Ewart rejoined the charge and soon found himself near the Eagle bearer of the 45th Ligne Regiment which he succeeded in capturing.
The officer who carried it and I had a short contest for it; he thrust for my groin, I parried it off and cut him through the head; in a short time after whilst contriving how to carry the eagle (by folding the flag round my bridle arm and dragging the pole on the ground) and follow my regiment I heard a Lancer coming behind me; I wheeled round to face him and in the act of doing so he threw his lance at me which I threw off to my right with my sword and cut him from the chin upwards through the teeth. His lance merely grazed the skin on my right side which bled a good deal but was well very soon. I was next attacked by a foot soldier who after firing at me, charged me with the bayonet; I parried it and cut him down through the head; this finished the contest for the eagle which I was ordered by General Ponsonby to carry to the rear.
Having seen all three columns largely disintegrate, the British heavy cavalry swept down the ridge in pursuit of the great masses of disorganised infantry, cutting down all who failed to drop to the ground and feign death. Vandeleur’s Brigade moved forward without orders to act as a reserve but the 12th Light Dragoons commanded by Lieutenant Colonel the honourable Frederick Ponsonby became caught up in the advance and led his men into the melee but was severely wounded and remained upon the field near the French front line all night. The remainder of Vandeleur’s Brigade consisting of the 11th and 16th Light Dragoons, although coming to blows with the Lancers, did maintain control and attempted to form a reserve for the Union Brigade to retire upon.
Durutte’s Division and some regiments in the rear of the columns did form squares to fend off their attackers, then retired slowly to safety; the cavalrymen preferring the easier targets of the fleeing throng. Soon the cavalry reached the cannon on the forward ridge, which had been unable to open fire for fear of destroying great numbers of their own men. The heavy cavalry sought ever more sacrifices to their bloodlust, lightly armed gunners and youthful limber team drivers were not spared, no mercy, no quarter still prevailed.
The British infantry and as many as four hundred of Bijlandt’s brigade who had rallied, followed the cavalry down the slope and hastily rounded up nearly two thousand stunned French infantrymen and a number of standards, which they quickly marched off to the rear. Some of the cavalry were ordered to escort these prisoners to Brussels where they arrived that evening, initially causing mass panic within the civilian populace who took them for the advance guard of a victorious French army.
Captain Whinyates’ Troop of horse artillery was also sent forward from the reserve held at Mont St Jean and apparently took up the position vacated by Bijleveld’s horse battery a few minutes before. Whinyates parked his cannon on the ridge and ordered detachments forward with ground rockets, which they lay down at the foot of the ridge and set off spluttering wildly in the general direction of the French lines, where unbeknownst to him, they caused great consternation, few of the French having faced such a fearsome weapon, with their erratic flight and their tails of fire which scared the life out of both men and horses.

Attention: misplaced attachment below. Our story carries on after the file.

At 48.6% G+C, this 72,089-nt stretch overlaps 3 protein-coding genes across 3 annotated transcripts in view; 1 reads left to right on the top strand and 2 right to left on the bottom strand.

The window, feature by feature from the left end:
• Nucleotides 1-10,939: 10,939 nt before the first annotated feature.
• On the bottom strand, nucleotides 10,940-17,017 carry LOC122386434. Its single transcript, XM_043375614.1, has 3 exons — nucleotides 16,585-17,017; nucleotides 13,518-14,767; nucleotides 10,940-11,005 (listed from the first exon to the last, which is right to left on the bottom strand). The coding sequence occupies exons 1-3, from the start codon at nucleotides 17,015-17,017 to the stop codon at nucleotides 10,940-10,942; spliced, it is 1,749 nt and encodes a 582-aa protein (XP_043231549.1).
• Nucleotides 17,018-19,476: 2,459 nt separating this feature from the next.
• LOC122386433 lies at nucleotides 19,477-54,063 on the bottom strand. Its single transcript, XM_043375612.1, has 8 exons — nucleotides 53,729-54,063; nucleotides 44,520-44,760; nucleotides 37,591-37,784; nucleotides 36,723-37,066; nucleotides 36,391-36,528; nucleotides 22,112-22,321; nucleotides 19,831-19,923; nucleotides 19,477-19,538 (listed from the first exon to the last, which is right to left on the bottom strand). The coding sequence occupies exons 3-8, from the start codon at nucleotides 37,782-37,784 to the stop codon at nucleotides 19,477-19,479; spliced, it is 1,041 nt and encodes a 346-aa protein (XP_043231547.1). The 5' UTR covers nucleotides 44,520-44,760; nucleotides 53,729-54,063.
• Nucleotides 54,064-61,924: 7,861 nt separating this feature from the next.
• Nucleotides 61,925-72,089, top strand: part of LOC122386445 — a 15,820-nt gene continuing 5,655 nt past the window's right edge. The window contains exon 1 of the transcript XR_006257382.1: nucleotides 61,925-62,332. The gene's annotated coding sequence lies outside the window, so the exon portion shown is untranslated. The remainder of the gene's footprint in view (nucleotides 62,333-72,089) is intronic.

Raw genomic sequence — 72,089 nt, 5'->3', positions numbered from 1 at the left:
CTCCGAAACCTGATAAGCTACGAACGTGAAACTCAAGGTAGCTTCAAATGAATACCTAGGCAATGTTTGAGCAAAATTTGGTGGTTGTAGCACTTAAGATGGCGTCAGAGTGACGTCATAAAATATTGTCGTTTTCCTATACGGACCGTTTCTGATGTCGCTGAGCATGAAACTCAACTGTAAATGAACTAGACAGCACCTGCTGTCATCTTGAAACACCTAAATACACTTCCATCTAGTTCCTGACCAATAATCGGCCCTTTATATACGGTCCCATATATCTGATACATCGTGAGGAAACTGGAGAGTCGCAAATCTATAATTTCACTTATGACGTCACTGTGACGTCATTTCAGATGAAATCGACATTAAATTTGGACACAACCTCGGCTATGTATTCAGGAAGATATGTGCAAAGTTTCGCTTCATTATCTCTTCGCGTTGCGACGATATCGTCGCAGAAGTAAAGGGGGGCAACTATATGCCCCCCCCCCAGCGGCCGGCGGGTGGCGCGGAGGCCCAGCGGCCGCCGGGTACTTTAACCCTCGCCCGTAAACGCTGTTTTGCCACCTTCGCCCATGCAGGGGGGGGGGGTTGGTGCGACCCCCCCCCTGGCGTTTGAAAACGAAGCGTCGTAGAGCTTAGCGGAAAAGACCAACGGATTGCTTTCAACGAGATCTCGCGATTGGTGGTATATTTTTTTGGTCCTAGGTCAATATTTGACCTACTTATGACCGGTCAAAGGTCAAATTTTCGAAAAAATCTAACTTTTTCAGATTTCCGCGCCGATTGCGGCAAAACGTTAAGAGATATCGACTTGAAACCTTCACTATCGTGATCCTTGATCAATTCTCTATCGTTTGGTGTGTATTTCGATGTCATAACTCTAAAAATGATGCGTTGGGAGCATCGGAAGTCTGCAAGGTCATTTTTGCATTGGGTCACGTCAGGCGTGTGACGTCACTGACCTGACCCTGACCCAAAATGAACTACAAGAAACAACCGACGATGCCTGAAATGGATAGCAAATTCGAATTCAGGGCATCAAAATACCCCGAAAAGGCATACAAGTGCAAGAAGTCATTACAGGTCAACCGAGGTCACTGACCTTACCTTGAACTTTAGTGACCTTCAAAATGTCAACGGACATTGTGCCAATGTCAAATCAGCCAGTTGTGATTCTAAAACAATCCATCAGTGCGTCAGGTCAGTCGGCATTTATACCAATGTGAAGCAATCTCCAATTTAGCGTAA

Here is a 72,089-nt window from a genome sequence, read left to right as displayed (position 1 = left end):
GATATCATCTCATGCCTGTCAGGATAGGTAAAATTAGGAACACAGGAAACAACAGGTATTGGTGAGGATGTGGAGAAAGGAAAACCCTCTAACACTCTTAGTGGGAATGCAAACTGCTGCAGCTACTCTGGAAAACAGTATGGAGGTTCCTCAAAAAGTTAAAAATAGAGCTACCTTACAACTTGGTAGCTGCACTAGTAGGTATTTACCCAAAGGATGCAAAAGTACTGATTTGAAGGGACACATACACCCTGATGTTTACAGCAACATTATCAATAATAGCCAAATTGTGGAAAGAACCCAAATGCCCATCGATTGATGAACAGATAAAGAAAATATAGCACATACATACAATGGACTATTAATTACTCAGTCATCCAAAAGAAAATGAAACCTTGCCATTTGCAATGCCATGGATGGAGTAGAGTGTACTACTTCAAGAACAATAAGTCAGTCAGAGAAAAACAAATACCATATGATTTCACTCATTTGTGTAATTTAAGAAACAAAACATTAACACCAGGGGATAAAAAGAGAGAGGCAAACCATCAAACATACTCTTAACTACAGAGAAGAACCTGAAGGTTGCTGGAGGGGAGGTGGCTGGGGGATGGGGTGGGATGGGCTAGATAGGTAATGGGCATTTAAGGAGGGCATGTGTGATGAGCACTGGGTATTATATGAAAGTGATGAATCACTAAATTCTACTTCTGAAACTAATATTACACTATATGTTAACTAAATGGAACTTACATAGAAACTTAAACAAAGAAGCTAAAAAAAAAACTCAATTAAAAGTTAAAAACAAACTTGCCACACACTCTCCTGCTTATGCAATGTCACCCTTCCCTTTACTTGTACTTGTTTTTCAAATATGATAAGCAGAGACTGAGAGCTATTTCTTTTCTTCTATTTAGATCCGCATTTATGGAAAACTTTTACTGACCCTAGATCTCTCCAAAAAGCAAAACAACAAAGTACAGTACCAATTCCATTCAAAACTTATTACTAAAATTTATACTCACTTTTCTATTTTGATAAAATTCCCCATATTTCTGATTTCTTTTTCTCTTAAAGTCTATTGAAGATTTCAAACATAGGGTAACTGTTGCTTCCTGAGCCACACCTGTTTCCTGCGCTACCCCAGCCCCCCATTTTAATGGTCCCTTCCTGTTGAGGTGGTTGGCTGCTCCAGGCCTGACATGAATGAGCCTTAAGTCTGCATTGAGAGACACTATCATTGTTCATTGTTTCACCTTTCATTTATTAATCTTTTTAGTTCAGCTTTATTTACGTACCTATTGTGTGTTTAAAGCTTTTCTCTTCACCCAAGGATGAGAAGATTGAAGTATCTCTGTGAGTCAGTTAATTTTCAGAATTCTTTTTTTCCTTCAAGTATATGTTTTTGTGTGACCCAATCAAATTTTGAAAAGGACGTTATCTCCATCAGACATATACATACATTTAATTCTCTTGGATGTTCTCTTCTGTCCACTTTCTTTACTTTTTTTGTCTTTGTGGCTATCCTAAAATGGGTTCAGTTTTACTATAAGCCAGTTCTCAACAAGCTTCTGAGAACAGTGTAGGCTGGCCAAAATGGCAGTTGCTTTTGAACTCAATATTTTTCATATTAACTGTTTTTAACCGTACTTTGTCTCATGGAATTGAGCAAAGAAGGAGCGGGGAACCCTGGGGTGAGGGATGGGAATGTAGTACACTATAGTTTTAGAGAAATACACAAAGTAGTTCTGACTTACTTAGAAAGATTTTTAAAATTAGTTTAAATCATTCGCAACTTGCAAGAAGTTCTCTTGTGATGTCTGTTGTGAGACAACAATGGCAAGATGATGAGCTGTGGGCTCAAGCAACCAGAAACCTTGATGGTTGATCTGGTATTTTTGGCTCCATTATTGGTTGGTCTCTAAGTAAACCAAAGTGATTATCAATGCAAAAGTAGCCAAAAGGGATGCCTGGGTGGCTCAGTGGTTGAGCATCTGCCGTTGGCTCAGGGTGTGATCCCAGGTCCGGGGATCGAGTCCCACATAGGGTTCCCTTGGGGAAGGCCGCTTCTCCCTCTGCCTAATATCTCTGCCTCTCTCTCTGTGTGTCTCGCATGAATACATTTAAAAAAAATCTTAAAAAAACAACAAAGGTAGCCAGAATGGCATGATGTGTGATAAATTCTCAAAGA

The zenith of the great allied cavalry charge was upon them, euphoria drove the cavalry on and even the Duke of Wellington reportedly enjoyed the spectacle immensely. But too often in the Peninsula, British cavalry charges had shown great promise only to lead to disaster and this occasion was to follow the same old pattern.
The cavalry had charged with their leaders at the fore, where they either died or simply lost control of the situation. Uxbridge and his aides de camp joined the charge and Major General Sir William Ponsonby commanding the Union Brigade died by a single lance wound. Only the Household troops had retained a reserve on which to retire, so that when the inevitable French counter attack occurred, the British cavalry were slaughtered in their turn.
With their blood up the men of the ‘Union Brigade’ ignored the bugle calls to retire and continued to seek new victims, it was only when they suddenly became aware of the Lancers and Chasseurs of Jacquinot’s division filing into the valley in their rear, cutting off their escape, did they realise their perilous position and attempt to retire back to the safety of their own lines.
The Lancers had shown no mercy to the infantry at Quatre Bras and were not going to be any more merciful now. The Scots Greys and Inniskillings sought to force their way to safety, but found their tired horses could not outrun their opponents and the Lancers struck down every British cavalryman that they could catch with a quick jab of the lance. With their extended reach, neither lying in the mud seriously wounded or feigning death did not save them, as all received further lance thrusts to ensure that they really were dead. The Royals, who had advanced nearer to La Haye Sainte returned with relative ease, most of the Lancers being far too busy to their left.
Private Thomas Playford of the 2nd Life Guards, also describes the confusion of the fighting admirably as he rode back and fore without managing to actually cross swords with anybody!